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Linux on your Apple Mac | iLinux • View topic - File access for both MacOSX and Ubuntu

File access for both MacOSX and Ubuntu

File access for both MacOSX and Ubuntu

Postby linuxopjemac » Sat Apr 10, 2010 9:25 am

I found it was fairly easy to migrate the UID and GID of my user so that I could mount my Snow Leopard partition and have access to the media on it.

Note that in all the steps, we’re only substituting the numbers. If your entries don’t look exactly as described (with the exception of “powdermonkey” being an alias for your username as it appears to you on your machine), then you may have multiple users installed where I did not while writing this. If you get scared, however, its best to back out and undo the changes.
Moving on:

Using Ubuntu, tested on Lucid Lynx and Karmic Koala, and most likely working on previous versions, we will do as follows:

* Create a temporary user and give the user administrative priveleges.
* Log out and log into our temporary user.
* Change the settings of a file that keeps the GDM login manager from displaying the user after we make the change.
* Edit /etc/passwd and /etc/group to reflect changes to our user and group ID (UID and GID) of our original account.
* Change the file permissions of our original account’s home folder to correspond with the changes to our user and group ID.
* Reboot.
* Delete the temporary user.

-To create a temporary user, go to System > Users and Groups.
-Click “Add”.
-Enter your password.
-Type temp as a name for the purposes of staying consistent with this article.
-Hit the “OK” button.
-Give the account a password and hit “OK”.
-Make sure the temp account is highlighted and hit the button that says “Advanced Settings”.
-Choose the “User Priveleges” tab and tick the box “Administer the System”.
-Hit “OK”. You may have to enter your currently logged in password again at this point, not the one you just created unless they are the same.
-Close the window.
-You may want to open a terminal copy this page’s address, and type echo this/pages/address > /home/temp/where
-Log out of all instances of your current user both at the GUI and if you’ve logged in at the terminal via Alt-F1 for example.
-Log in to the temp account.
-If you can’t remember where these instructions were, the URL is in that file called “where” that we created a few lines up. If you’re confused about that, stop now.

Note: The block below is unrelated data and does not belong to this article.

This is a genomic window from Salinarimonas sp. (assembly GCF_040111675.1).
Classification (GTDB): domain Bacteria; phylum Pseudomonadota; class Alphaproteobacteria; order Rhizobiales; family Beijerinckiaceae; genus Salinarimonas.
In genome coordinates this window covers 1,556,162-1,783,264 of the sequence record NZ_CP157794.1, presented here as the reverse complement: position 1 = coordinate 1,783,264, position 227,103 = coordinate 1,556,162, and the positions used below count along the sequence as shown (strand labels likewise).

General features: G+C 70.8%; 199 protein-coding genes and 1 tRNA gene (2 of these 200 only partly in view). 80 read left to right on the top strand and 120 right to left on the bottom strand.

-To make the GDM Login Screen accepting of the change we’re about to make, we need to edit the file /etc/login.defs for the proper parameters
Code: Select all
sudo -i
gksudo gedit /etc/login.defs


-Now find the value UID_MIN. Change it from 1000 to 501. Go down just a bit and find the value GID_MIN and change it to 501 as well.
-Save the file and exit.
-Next on the list is changing our GID. For the example, we will assume that your username is powdermonkey. Find your real username in place of it.
Code: Select all
sudo -i
gksudo /etc/group


-Find the line that says this -
Code: Select all
powdermonkey:x:1000:

and change it to this:
Code: Select all
powdermonkey:x:20:

-The dialout group also has an ID of 20, so we’ll change it (changing only the number)
Code: Select all
dialout:x:20:powdermonkey

to this
Code: Select all
dialout:x:99:powdermonkey

-Save the file and exit.
-Next is to change the UID and GID in the /etc/passwd file. Again, for the example we’ll assume that your username is powdermonkey. We’ll call your real name that you gave the system, during install, Jacob.
Code: Select all
sudo -i
gksudo /etc/passwd


-Find the line that says this -
Code: Select all
powdermonkey:x:1000:1000:Jacob,,,,:/home/powdermonkey:/bin/bash

and change it to this -
Code: Select all
powdermonkey:x:501:20:Jacob,,,,:/home/powdermonkey:/bin/bash


Note that in both of the above files, all we are changing is the number, 1000:1000 for the first installed user in this example, to 501:20 and that "Jacob" will in many cases be the same as your username, though it is not the rule and we pay no attention to that part anyway.

The last step is to change all the file permissions of your home folder – not the temp account, but the original one, which again we will refer to as having the username, powdermonkey. Substitute the folder name of your account (usually your username) for powdermonkey.
Code: Select all
sudo -i
cd /home
chown -R 501:20 powdermonkey


If this did not work and you got a message stating that one of the files could not be changed, it is likely that you are still logged in as powdermonkey somewhere on the system. Try rebooting and logging as temp at the Login Screen.
If all has gone well reboot, and log back in as your normal user, the powdermonkey one, not the temp one.

-Go back to System > Administration > Users and Groups
-Select the temp account by highlighting it, hit the “Delete button”, enter your password, and select to delete the files of the temp account.

That’s it, you should be done. Note that you can only mount the Mac partition as a read only filesystem, but at least you can listen to your music or grab your Documents to work on while your Linux install does whatever task its doing.

Original article here.
linuxopjemac
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